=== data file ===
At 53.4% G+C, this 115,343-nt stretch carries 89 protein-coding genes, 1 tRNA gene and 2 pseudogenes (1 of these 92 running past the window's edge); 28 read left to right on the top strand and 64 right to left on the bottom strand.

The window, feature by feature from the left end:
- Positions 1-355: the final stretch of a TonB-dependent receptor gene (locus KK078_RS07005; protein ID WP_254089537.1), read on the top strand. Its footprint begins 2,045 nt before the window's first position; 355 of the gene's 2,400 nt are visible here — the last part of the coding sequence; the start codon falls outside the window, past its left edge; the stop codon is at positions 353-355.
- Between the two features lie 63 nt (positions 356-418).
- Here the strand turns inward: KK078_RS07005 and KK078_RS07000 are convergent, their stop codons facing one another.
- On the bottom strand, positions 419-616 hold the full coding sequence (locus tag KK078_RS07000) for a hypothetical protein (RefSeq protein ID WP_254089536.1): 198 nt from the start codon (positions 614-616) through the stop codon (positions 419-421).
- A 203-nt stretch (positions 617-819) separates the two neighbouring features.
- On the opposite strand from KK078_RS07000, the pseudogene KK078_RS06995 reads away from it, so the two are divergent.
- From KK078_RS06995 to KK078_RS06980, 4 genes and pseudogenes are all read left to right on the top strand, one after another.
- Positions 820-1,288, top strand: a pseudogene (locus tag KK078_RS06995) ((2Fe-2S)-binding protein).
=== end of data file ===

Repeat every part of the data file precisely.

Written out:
At 53.4% G+C, this 115,343-nt stretch carries 89 protein-coding genes, 1 tRNA gene and 2 pseudogenes (1 of these 92 running past the window's edge); 28 read left to right on the top strand and 64 right to left on the bottom strand.

The window, feature by feature from the left end:
- Positions 1-355: the final stretch of a TonB-dependent receptor gene (locus KK078_RS07005; protein ID WP_254089537.1), read on the top strand. Its footprint begins 2,045 nt before the window's first position; 355 of the gene's 2,400 nt are visible here — the last part of the coding sequence; the start codon falls outside the window, past its left edge; the stop codon is at positions 353-355.
- Between the two features lie 63 nt (positions 356-418).
- Here the strand turns inward: KK078_RS07005 and KK078_RS07000 are convergent, their stop codons facing one another.
- On the bottom strand, positions 419-616 hold the full coding sequence (locus tag KK078_RS07000) for a hypothetical protein (RefSeq protein ID WP_254089536.1): 198 nt from the start codon (positions 614-616) through the stop codon (positions 419-421).
- A 203-nt stretch (positions 617-819) separates the two neighbouring features.
- On the opposite strand from KK078_RS07000, the pseudogene KK078_RS06995 reads away from it, so the two are divergent.
- From KK078_RS06995 to KK078_RS06980, 4 genes and pseudogenes are all read left to right on the top strand, one after another.
- Positions 820-1,288, top strand: a pseudogene (locus tag KK078_RS06995) ((2Fe-2S)-binding protein).